Archive for June, 2007

Imagine a man who is both ruler of his kingdom and the vassal to another king for vast lands he possesses in that king’s country–a man who is at once sovereign, and beholden to another lord–a man whose whim is law in one context, but whose obligations in another context constrict his every move. You have in this remarkable circumstance the root cause of a fantastic, centuries-long debacle between nations far beyond the ken of almost any fiction writer.

Can you name the kings and the nations of this true scenario from history? Can you surmise its significance in determining the fate of the entire world?

(You will be able to, when you take Powell History’s history of Europe, starting July 18th.)

Man’s past is replete with characters and situations so compelling that they rival the greatest dramas of literature. It is no wonder that one of my students proclaimed about Powell History’s A First History for AdultsTM, “It keeps me more thrilled than any movie!

European history, in particular, is full of passionate conflicts, driven by deeply held beliefs, intermixed with power-lust and ambition. It is a story of popes and emperors vying for ultimate authority within the “Holy Roman Empire.” It is the tale of knights and kings crusading in the name of “God’s will” and their own dynastic aspirations. It is a saga of exploration and empire, charged with the romance of discovery and tragedy of generations wasted in war.

Considered from our vantage point in present-day America, the story of Europe is thoroughly engrossing in both its familiarity and its foreignness, even when its actors are loathsome and its outcomes abhorrent. Who can be bored in the presence of William “the Conqueror,” Peter “the Great,” and Napoleon–let alone Prince Henry “the Navigator” of Portugal, Ferdinand and Isabella of Spain, or Queen Elizabeth of England?!

Sadly, all too many people are convinced that history, and European history especially, is boring and irrelevant. Objectivists in particular often take the view that European history is unconnected to their world and rife with irrationality, and hence not worthy of attention.

The only way one can feel this way, however, is if one has accepted that traditional historical pedagogy has actually presented Europe’s story properly.

It hasn’t.

European history is at once fascinating as a story in itself, instructive as a source of stimulating cognitive material, and relevant as a factor in the development of America’s identity. It is a universe of untapped intellectual values.

Indeed, how can the home of the Renaissance and Enlightenment be anything else?!

But for the story to serve as both inspiration and true cognitive fuel, it must presented in an appropriate manner. That it be chock-full of fascinating details is not enough. Nor does it suffice for its myriad concretes to be illuminated by a proper philosophy. History—like every other subject—must be studied in a certain way, to yield a profitable, long-range context of knowledge.

Powell History’s A First History for AdultsTM was created to meet this need…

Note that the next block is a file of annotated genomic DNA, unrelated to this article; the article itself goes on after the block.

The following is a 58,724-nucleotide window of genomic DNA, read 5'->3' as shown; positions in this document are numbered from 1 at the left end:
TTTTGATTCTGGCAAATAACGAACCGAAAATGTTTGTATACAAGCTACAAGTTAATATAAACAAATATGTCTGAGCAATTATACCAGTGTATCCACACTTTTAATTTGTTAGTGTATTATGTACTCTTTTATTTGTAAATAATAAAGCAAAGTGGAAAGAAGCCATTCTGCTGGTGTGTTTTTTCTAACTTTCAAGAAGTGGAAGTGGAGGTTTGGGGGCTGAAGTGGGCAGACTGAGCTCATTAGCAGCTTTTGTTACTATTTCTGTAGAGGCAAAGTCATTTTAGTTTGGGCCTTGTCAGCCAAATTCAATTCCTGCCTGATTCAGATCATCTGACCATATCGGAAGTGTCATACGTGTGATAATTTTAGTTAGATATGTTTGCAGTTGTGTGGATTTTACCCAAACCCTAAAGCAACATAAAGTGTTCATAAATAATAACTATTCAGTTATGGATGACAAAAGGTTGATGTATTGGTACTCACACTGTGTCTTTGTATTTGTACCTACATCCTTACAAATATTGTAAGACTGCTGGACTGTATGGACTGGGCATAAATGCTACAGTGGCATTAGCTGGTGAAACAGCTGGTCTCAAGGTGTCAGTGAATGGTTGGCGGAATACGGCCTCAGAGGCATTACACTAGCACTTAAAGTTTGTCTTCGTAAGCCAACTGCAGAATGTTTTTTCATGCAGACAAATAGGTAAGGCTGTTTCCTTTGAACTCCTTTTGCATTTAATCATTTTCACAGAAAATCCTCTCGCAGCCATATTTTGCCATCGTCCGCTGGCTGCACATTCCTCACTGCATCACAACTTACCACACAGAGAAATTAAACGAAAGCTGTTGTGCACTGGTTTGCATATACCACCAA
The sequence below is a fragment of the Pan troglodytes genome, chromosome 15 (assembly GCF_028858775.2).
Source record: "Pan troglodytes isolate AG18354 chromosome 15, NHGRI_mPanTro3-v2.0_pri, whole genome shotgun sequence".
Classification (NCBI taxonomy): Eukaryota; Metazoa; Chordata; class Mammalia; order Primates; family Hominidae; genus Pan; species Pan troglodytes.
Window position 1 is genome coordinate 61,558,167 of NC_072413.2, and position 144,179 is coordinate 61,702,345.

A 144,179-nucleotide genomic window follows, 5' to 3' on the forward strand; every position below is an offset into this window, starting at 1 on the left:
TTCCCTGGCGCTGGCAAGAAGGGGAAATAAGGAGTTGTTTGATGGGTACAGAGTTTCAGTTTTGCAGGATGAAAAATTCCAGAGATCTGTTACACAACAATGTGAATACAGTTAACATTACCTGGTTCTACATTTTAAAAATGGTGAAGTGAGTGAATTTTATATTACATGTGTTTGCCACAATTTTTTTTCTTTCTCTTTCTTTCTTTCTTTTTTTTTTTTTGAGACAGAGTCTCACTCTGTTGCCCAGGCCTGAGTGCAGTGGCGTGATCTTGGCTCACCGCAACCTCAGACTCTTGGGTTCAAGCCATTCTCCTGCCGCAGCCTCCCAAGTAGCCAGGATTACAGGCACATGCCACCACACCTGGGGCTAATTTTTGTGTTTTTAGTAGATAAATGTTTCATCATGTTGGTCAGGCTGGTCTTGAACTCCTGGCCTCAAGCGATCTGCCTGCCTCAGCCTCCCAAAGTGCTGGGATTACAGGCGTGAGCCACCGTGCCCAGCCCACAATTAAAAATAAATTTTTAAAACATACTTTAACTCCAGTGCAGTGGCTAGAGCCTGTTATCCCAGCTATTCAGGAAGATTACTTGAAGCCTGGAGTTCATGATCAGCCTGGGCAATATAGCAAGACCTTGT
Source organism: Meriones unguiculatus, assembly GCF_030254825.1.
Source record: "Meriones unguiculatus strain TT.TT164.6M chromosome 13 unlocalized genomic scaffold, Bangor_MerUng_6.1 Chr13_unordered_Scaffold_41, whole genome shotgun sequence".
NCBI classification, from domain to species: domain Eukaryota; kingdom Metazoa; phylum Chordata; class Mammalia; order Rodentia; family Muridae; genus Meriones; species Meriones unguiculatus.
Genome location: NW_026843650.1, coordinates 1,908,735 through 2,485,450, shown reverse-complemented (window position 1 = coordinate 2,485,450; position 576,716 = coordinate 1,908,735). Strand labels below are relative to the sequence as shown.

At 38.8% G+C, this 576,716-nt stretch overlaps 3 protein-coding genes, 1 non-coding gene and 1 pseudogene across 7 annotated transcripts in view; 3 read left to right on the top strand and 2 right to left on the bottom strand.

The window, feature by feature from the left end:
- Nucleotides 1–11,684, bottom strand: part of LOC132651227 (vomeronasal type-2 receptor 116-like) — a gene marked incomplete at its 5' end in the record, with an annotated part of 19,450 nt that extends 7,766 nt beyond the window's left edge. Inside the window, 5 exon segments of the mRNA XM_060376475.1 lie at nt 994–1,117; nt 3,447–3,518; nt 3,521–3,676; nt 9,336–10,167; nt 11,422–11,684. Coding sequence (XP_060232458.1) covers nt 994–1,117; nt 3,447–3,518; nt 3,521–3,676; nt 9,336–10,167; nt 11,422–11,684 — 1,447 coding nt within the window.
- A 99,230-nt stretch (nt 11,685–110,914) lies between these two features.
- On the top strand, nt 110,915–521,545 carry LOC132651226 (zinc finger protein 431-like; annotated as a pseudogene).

To read the complete essay, be sure to join the Powell History Mailing List.  Joining the list also doubles the number of book recommendations you get!

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One of the few widely held generalities about history is that it tends to “repeat itself.”  Of course, far fewer people can recall George Santayana’s complete quote, and fewer still take it seriously.

“Those who cannot remember the past are condemned to repeat it.”

In that vein, let me quote an interesting passage from an article in the Wall Street Journal:

“A large portion of modern wars erupted because aggressive tyrannies believed that their democratic opponents were soft and weak. Often democracies have fed such beliefs by their own flaccid behavior. Hitler’s contempt for America, stoked by the policy of appeasement, is a familiar story. But there are many others. North Korea invaded South Korea after Secretary of State Dean Acheson declared that Korea lay beyond our “defense perimeter.” Saddam Hussein invaded Kuwait after our ambassador assured him that America does not intervene in quarrels among Arabs. Imperial Germany launched World War I, encouraged by Great Britain’s open reluctance to get involved. Nasser brought on the 1967 Six Day War, thinking that he could extort some concessions from Israel by rattling his sword.”

(For the full article, click here: Opinion Journal.)

The most ominous parallel for me is between the West’s currently flaccid response to Islamism and its previously limp reaction to German statism (in its early Twentieth Century incarnations).

As I watch American politicians try to extricate America from any Middle Eastern entanglements, I am reminded of America’s efforts to do the same in Europe with the Neutrality Acts of the 1930s.

At the time, the New York Herald Tribune characterized American policy initiatives as attempting to “preserve the United States from intervention in the war of 1914-1918.”

The same seems to be true now.  Everyone is dissapointed with the results of the Iraq war.  No one wants a repeat of that scenario, and Americans are so desparate to put the whole thing behind them that they are refusing to see the emergence of a much larger, truly evil threat.

Islamist Iran is the new Germany.  That is obvious.

Israel has already grudgingly played the part of Czechoslovakia in permitting its rightful territory to be partioned, but that process is proceeding tortuously and will not go as smoothly as the previous notorious dismemberment.

America, which does not learn from history, will play the same role as before.

Russia may adopt its previous role as abettor of evil, although China may prefer the part in this context.

I wonder, who will be the next Poland?

I would not at all be surprised if the next time the West goes to war, it will be over a country that we do not intend to defend, but which, by our own incompetence, we become obliged to support out of shame for our refusal to see and failure to act.

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Teller (of Penn & Teller), a former Latin teacher and noted fan of A First History for Adults™ who may join us here at PHR on occasion, offers his own spin on the “Eur-Am Connection” in one of his road essays.